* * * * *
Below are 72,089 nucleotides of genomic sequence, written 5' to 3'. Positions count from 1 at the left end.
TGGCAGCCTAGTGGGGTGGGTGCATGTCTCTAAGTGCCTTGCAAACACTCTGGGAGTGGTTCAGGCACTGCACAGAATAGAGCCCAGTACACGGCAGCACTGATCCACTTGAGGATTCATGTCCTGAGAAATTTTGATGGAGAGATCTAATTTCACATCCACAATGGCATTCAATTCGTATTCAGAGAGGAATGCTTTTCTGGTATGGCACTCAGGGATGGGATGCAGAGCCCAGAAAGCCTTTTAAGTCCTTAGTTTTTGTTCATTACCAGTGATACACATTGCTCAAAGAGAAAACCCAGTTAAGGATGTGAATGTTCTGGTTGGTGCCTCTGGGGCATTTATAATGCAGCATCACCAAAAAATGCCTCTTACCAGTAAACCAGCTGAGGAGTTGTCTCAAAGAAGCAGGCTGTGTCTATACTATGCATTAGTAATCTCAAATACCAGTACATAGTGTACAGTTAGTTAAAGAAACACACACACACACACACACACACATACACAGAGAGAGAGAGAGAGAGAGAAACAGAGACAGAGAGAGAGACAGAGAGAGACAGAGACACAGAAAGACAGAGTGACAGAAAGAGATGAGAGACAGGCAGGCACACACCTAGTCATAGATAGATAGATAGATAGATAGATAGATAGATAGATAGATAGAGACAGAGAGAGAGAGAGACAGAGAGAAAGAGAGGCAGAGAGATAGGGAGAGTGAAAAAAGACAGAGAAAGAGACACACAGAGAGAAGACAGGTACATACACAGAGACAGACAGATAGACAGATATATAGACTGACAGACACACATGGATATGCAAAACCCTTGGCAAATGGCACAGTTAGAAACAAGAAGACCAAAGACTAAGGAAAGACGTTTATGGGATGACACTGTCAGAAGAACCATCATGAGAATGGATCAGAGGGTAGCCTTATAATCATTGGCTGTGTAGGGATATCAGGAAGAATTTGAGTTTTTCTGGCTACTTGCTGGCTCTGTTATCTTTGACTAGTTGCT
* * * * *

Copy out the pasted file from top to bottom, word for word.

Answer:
Below are 72,089 nucleotides of genomic sequence, written 5' to 3'. Positions count from 1 at the left end.
TGGCAGCCTAGTGGGGTGGGTGCATGTCTCTAAGTGCCTTGCAAACACTCTGGGAGTGGTTCAGGCACTGCACAGAATAGAGCCCAGTACACGGCAGCACTGATCCACTTGAGGATTCATGTCCTGAGAAATTTTGATGGAGAGATCTAATTTCACATCCACAATGGCATTCAATTCGTATTCAGAGAGGAATGCTTTTCTGGTATGGCACTCAGGGATGGGATGCAGAGCCCAGAAAGCCTTTTAAGTCCTTAGTTTTTGTTCATTACCAGTGATACACATTGCTCAAAGAGAAAACCCAGTTAAGGATGTGAATGTTCTGGTTGGTGCCTCTGGGGCATTTATAATGCAGCATCACCAAAAAATGCCTCTTACCAGTAAACCAGCTGAGGAGTTGTCTCAAAGAAGCAGGCTGTGTCTATACTATGCATTAGTAATCTCAAATACCAGTACATAGTGTACAGTTAGTTAAAGAAACACACACACACACACACACACACATACACAGAGAGAGAGAGAGAGAGAGAAACAGAGACAGAGAGAGAGACAGAGAGAGACAGAGACACAGAAAGACAGAGTGACAGAAAGAGATGAGAGACAGGCAGGCACACACCTAGTCATAGATAGATAGATAGATAGATAGATAGATAGATAGATAGATAGAGACAGAGAGAGAGAGAGACAGAGAGAAAGAGAGGCAGAGAGATAGGGAGAGTGAAAAAAGACAGAGAAAGAGACACACAGAGAGAAGACAGGTACATACACAGAGACAGACAGATAGACAGATATATAGACTGACAGACACACATGGATATGCAAAACCCTTGGCAAATGGCACAGTTAGAAACAAGAAGACCAAAGACTAAGGAAAGACGTTTATGGGATGACACTGTCAGAAGAACCATCATGAGAATGGATCAGAGGGTAGCCTTATAATCATTGGCTGTGTAGGGATATCAGGAAGAATTTGAGTTTTTCTGGCTACTTGCTGGCTCTGTTATCTTTGACTAGTTGCT